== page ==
If you’ve ever read a board book to a toddler, you may have encountered this one:
After 5 pages, or maybe the the thirteenth time it’s toddled up to your lap, you start omitting large swaths of story. Why would anyone in their right mind put this damn many words in a board book? It’s like performing an interpretive dance for a telephone pole. When it’s over, you’re exhausted and quite certain it missed the point.
It may not make you sing, quack or read until you’re blue in the face, but this damn book is misery in disguise. It insults, it bores. It can turn a warm, soft, snuggle fest into Dissociation-ville USA.
Fear not, you listless, embarrassed board book reader. There is hope.
Between you and me, books don’t even matter yet.
For the first couple years, most humans tend to be into things like light and faces and fresh air and anything that happens to be on the ground. So if you just hang out near your kid and go outside once in a while, you’re probably good.
If you want to get all fancy by throwing a board book into the mix, then it might as well be something you find highly amusing. Or something that will entertain your kid while you go have a cocktail.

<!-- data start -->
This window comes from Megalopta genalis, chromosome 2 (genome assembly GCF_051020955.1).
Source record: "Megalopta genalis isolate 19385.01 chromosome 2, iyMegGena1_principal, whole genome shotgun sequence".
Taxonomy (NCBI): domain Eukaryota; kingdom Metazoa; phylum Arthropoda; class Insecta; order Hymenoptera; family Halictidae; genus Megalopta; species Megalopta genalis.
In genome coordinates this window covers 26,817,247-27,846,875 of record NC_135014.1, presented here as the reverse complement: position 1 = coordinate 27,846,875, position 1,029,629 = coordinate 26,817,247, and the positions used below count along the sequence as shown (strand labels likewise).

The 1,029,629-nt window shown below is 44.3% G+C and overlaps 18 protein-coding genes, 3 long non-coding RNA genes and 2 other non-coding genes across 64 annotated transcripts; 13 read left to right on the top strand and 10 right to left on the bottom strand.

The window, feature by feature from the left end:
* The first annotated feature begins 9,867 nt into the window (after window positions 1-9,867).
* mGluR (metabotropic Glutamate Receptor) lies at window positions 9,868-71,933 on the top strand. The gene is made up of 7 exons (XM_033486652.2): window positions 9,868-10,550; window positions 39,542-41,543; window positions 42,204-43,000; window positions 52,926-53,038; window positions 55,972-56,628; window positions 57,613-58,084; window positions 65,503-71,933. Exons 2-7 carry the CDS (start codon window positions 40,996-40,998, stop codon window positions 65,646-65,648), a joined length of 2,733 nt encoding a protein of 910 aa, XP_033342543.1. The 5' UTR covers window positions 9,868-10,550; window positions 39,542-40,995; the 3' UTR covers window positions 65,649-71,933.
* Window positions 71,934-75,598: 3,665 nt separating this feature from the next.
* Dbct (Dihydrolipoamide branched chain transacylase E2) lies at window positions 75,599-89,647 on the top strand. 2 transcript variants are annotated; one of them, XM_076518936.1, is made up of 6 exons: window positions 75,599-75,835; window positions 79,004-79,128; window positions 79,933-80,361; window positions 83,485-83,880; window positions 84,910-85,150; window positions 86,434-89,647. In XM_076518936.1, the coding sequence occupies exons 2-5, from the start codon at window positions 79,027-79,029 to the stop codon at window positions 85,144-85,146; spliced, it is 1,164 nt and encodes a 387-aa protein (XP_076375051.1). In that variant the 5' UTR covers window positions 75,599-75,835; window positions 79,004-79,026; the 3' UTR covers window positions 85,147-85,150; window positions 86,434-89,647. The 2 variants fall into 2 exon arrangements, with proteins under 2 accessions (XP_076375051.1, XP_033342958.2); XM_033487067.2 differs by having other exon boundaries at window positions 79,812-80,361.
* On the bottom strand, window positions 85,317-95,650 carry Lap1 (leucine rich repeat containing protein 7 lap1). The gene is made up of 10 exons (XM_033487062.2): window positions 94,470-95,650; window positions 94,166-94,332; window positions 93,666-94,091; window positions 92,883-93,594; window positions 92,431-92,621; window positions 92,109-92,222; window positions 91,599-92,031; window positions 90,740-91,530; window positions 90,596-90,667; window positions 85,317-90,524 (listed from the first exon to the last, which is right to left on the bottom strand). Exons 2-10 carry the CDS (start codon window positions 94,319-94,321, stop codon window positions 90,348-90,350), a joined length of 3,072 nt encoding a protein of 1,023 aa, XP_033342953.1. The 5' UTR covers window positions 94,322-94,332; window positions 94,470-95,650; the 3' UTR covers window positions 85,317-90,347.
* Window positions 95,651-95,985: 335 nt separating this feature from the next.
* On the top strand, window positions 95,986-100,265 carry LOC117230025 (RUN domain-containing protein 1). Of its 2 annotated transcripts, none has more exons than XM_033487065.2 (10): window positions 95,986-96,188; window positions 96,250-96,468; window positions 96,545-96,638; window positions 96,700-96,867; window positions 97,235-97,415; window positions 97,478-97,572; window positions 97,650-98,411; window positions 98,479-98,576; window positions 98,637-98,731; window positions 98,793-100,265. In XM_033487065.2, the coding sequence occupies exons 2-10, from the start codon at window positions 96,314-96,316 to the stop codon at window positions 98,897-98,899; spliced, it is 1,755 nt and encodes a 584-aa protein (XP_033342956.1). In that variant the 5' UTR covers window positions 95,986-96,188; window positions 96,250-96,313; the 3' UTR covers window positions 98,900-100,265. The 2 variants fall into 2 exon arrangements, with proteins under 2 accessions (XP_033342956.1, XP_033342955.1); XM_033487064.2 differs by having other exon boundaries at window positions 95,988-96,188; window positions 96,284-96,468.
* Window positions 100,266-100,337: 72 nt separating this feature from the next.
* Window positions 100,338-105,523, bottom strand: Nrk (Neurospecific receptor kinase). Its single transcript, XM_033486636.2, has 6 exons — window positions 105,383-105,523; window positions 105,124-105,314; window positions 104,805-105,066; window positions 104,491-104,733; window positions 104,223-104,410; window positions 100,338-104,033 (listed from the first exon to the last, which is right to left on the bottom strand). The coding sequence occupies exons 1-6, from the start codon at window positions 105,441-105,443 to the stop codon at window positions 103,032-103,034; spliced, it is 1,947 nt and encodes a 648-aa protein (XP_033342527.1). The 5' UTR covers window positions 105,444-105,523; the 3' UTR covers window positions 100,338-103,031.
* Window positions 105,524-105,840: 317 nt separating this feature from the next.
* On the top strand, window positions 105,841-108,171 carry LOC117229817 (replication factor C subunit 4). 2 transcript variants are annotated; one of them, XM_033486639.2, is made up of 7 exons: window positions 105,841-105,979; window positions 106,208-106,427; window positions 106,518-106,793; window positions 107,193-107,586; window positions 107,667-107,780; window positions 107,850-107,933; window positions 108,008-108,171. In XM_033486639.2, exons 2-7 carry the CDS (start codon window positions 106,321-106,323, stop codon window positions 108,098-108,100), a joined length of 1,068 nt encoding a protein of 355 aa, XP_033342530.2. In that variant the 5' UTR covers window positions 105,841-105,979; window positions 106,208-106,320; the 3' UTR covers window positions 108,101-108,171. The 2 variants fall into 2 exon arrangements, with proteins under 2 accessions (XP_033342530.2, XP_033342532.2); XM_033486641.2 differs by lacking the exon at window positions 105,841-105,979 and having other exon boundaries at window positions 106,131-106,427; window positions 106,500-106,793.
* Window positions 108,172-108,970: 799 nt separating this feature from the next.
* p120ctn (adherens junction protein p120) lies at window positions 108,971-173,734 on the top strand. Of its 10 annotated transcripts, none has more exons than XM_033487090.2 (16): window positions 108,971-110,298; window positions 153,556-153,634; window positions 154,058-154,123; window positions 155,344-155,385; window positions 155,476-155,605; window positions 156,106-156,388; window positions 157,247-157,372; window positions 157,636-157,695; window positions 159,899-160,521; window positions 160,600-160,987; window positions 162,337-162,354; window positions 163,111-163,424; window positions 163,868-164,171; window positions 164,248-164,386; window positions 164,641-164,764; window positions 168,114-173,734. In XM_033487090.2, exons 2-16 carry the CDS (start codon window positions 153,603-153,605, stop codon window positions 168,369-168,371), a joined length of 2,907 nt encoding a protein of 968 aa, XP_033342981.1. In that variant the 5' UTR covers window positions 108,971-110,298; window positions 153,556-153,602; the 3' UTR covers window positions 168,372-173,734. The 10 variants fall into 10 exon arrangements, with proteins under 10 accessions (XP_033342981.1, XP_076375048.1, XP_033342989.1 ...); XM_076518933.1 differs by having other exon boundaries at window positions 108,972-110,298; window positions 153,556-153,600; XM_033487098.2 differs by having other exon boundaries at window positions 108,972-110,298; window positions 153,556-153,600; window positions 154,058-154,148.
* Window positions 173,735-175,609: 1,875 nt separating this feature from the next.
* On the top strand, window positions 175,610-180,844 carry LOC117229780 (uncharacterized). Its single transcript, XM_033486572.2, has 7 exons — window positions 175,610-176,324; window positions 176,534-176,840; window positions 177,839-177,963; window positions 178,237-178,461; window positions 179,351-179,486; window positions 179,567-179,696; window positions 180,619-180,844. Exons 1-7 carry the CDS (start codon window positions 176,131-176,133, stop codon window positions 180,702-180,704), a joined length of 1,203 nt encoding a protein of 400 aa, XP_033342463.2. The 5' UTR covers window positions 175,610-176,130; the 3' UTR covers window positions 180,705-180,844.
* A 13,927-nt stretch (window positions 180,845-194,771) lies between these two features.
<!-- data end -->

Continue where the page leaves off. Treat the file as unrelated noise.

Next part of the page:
For the later, behold, the wimmelbilderbuchs of Ali Mitgutsch!
These are “teeming picture books,” meaning that they have full-spread detailed pictures on every page. And a few characters who continue their story from page to page. Delightfully, unlike their Richard Scary counterparts, they have No Words.
That means you can create a whole elaborate narrative if you feel like it (?!) or you can do absolutely nothing while your small, pudgy friend “does some reading.”
Inside, you’ll find visual recipes for those toddlers who tend to forget that mama likes two olives in her gin martini.
Most importantly, it aces the most important board book requirement of all:
It’s amusing as hell for the people who know how to read.